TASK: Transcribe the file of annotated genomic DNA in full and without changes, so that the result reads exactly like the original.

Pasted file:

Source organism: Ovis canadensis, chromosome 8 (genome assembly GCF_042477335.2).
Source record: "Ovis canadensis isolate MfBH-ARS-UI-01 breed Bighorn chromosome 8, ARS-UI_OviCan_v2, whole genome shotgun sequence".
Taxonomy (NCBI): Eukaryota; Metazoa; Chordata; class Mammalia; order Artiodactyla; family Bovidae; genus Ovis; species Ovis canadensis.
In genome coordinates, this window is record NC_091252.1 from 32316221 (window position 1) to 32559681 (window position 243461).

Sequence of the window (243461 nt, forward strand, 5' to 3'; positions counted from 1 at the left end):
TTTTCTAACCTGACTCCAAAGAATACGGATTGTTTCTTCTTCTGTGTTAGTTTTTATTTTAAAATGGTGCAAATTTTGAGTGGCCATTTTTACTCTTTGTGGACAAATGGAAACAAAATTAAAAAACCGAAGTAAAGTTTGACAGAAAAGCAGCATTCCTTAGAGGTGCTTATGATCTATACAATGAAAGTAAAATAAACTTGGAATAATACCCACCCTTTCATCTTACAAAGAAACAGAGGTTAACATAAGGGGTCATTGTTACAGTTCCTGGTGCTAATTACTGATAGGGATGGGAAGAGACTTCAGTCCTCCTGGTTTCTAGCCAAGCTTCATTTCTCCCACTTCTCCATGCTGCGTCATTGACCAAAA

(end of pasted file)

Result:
Source organism: Ovis canadensis, chromosome 8 (genome assembly GCF_042477335.2).
Source record: "Ovis canadensis isolate MfBH-ARS-UI-01 breed Bighorn chromosome 8, ARS-UI_OviCan_v2, whole genome shotgun sequence".
Taxonomy (NCBI): Eukaryota; Metazoa; Chordata; class Mammalia; order Artiodactyla; family Bovidae; genus Ovis; species Ovis canadensis.
In genome coordinates, this window is record NC_091252.1 from 32316221 (window position 1) to 32559681 (window position 243461).

Sequence of the window (243461 nt, forward strand, 5' to 3'; positions counted from 1 at the left end):
TTTTCTAACCTGACTCCAAAGAATACGGATTGTTTCTTCTTCTGTGTTAGTTTTTATTTTAAAATGGTGCAAATTTTGAGTGGCCATTTTTACTCTTTGTGGACAAATGGAAACAAAATTAAAAAACCGAAGTAAAGTTTGACAGAAAAGCAGCATTCCTTAGAGGTGCTTATGATCTATACAATGAAAGTAAAATAAACTTGGAATAATACCCACCCTTTCATCTTACAAAGAAACAGAGGTTAACATAAGGGGTCATTGTTACAGTTCCTGGTGCTAATTACTGATAGGGATGGGAAGAGACTTCAGTCCTCCTGGTTTCTAGCCAAGCTTCATTTCTCCCACTTCTCCATGCTGCGTCATTGACCAAAA